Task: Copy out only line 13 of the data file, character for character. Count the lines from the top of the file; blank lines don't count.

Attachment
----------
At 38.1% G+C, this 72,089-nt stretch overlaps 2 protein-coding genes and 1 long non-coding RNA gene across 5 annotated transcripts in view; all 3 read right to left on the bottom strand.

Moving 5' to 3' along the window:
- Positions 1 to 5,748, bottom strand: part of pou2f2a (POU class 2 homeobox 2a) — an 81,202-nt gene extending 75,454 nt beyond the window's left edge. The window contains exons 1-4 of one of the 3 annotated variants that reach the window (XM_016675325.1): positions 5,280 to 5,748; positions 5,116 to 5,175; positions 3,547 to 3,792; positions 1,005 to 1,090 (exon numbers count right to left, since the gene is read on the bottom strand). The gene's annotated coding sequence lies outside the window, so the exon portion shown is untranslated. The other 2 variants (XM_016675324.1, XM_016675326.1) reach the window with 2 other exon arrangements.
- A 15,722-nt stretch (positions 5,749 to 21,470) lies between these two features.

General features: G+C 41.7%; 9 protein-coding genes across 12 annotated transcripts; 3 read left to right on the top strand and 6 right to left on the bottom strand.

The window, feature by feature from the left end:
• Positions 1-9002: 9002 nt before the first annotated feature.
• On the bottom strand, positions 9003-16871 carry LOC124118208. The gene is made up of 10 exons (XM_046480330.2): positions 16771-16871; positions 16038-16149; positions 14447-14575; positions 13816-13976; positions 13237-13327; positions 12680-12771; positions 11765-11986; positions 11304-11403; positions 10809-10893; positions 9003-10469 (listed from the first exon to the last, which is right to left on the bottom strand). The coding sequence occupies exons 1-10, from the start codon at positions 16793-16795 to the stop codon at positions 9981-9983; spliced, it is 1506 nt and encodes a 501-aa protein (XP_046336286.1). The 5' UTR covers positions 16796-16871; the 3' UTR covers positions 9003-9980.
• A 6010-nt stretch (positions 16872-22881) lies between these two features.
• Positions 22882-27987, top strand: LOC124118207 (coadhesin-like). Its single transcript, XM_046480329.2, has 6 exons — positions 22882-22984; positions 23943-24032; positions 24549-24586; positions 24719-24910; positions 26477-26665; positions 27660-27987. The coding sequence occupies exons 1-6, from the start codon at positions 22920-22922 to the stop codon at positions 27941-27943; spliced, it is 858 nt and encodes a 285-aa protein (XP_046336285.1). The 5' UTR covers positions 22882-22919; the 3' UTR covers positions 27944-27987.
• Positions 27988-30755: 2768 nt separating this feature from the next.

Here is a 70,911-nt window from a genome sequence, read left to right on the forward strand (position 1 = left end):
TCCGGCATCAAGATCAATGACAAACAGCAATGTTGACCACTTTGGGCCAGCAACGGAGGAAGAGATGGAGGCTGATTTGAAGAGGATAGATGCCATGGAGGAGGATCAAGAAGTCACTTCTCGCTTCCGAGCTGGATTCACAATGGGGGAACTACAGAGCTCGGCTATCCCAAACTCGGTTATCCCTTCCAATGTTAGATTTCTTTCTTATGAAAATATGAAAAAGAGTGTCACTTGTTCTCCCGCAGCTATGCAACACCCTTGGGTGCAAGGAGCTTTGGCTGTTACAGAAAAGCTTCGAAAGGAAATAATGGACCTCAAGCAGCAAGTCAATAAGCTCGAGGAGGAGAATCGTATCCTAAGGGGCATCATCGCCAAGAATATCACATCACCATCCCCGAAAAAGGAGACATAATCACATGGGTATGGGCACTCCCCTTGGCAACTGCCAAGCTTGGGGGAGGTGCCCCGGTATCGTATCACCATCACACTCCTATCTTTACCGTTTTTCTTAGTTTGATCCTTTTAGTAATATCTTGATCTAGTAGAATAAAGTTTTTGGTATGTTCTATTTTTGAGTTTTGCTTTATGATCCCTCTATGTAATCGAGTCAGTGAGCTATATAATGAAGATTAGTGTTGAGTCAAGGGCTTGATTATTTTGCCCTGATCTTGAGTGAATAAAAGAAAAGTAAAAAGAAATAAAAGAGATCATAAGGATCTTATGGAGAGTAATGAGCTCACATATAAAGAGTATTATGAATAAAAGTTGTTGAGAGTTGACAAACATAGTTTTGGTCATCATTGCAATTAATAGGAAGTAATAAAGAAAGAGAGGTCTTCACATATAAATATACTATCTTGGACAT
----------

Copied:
TCCGGCATCAAGATCAATGACAAACAGCAATGTTGACCACTTTGGGCCAGCAACGGAGGAAGAGATGGAGGCTGATTTGAAGAGGATAGATGCCATGGAGGAGGATCAAGAAGTCACTTCTCGCTTCCGAGCTGGATTCACAATGGGGGAACTACAGAGCTCGGCTATCCCAAACTCGGTTATCCCTTCCAATGTTAGATTTCTTTCTTATGAAAATATGAAAAAGAGTGTCACTTGTTCTCCCGCAGCTATGCAACACCCTTGGGTGCAAGGAGCTTTGGCTGTTACAGAAAAGCTTCGAAAGGAAATAATGGACCTCAAGCAGCAAGTCAATAAGCTCGAGGAGGAGAATCGTATCCTAAGGGGCATCATCGCCAAGAATATCACATCACCATCCCCGAAAAAGGAGACATAATCACATGGGTATGGGCACTCCCCTTGGCAACTGCCAAGCTTGGGGGAGGTGCCCCGGTATCGTATCACCATCACACTCCTATCTTTACCGTTTTTCTTAGTTTGATCCTTTTAGTAATATCTTGATCTAGTAGAATAAAGTTTTTGGTATGTTCTATTTTTGAGTTTTGCTTTATGATCCCTCTATGTAATCGAGTCAGTGAGCTATATAATGAAGATTAGTGTTGAGTCAAGGGCTTGATTATTTTGCCCTGATCTTGAGTGAATAAAAGAAAAGTAAAAAGAAATAAAAGAGATCATAAGGATCTTATGGAGAGTAATGAGCTCACATATAAAGAGTATTATGAATAAAAGTTGTTGAGAGTTGACAAACATAGTTTTGGTCATCATTGCAATTAATAGGAAGTAATAAAGAAAGAGAGGTCTTCACATATAAATATACTATCTTGGACAT